Citigroup analyst Jason Bazinet is starting to believe that Liberty Media may be eyeing an 80% stake in the satellite radio company.
He's still in the minority. Most think Liberty Media will either stand pat or perhaps increase its stake to 50% once restrictions expire next week. However, Bazinet is eyeing the juicy net operating losses that Liberty Media could use to offset its own pre-tax profits as a majority stakeholder.
And, let's be fair -- Sirius XM has appreciated strongly in each of the three past years. Every trend must end, but the last thing that Liberty Media wants to do is see Sirius XM appreciate to the point where it doesn't have any option but to potentially cash out to cash in, mother of all tax bites and all.
For those a little fuzzy on the dark days of early 2009, Sirius XM was on the brink of bankruptcy. EchoStar's
Sirius XM went with Malone. In exchange for letting Sirius XM borrow the money at a hefty 15% interest rate, Liberty was given a 40% preferred share stake. It has proven to be quite the bonus. Liberty's stake is worth a cool $6 billion these days.
As you can probably imagine, taking a majority stake in Sirius won't come cheap. Liberty would need to shell out a $6 billion investment to double its stake, and that's if it doesn't have to pay too princely a premium.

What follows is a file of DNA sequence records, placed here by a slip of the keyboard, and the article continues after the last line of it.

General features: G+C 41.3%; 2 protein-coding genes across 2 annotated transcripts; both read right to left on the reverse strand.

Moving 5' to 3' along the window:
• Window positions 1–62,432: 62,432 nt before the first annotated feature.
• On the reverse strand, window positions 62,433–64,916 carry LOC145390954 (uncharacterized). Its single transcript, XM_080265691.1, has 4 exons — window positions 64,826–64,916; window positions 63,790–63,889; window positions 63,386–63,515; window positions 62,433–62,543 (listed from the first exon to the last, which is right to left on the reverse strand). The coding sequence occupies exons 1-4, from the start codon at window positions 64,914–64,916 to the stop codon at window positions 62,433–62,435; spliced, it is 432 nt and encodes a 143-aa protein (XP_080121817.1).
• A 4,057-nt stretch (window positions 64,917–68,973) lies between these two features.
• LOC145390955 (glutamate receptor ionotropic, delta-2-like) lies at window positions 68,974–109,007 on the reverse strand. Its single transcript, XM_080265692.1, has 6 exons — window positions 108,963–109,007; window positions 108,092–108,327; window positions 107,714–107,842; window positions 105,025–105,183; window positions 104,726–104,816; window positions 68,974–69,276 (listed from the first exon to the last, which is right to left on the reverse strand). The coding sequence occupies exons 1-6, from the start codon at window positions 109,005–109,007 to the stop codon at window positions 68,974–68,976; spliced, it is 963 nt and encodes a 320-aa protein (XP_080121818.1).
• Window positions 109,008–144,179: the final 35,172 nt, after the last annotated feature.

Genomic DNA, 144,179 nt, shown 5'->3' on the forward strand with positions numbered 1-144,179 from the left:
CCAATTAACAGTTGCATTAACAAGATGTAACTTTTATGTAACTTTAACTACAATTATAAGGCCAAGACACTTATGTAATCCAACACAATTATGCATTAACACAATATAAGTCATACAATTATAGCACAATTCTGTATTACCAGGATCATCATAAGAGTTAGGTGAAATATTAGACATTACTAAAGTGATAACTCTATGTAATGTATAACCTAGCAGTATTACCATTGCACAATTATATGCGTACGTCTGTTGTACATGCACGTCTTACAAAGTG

I wonder how Warren Buffett feels about satellite radio. Berkshire Hathaway
Interesting times, indeed.
Running of the bulls
I remain bullish on Sirius XM's future. It should come as no surprise that I'm promoting the CAPScall initiative for accountability by reiterating my bullish call on Sirius XM for Motley Fool CAPS.
XM Satellite Radio was a Rule Breakers recommendation before the Sirius XM merger. It's now gone from the scorecard, but if you want to discover the newsletter service's next rule-breaking multibagger, a free report reveals all.
The Motley Fool owns shares of Berkshire Hathaway. Motley Fool newsletter services have recommended buying shares of Berkshire Hathaway. Try any of our Foolish newsletter services free for 30 days. We Fools may not all hold the same opinions, but we all believe that considering a diverse range of insights makes us better investors. The Motley Fool has a disclosure policy.
Longtime Fool contributor Rick Munarriz calls them as he sees them. He does not own shares in any of the stocks in this story, except for Liberty Media. Rick is also part of the Rule Breakers newsletter research team, seeking out tomorrow's ultimate growth stocks a day early.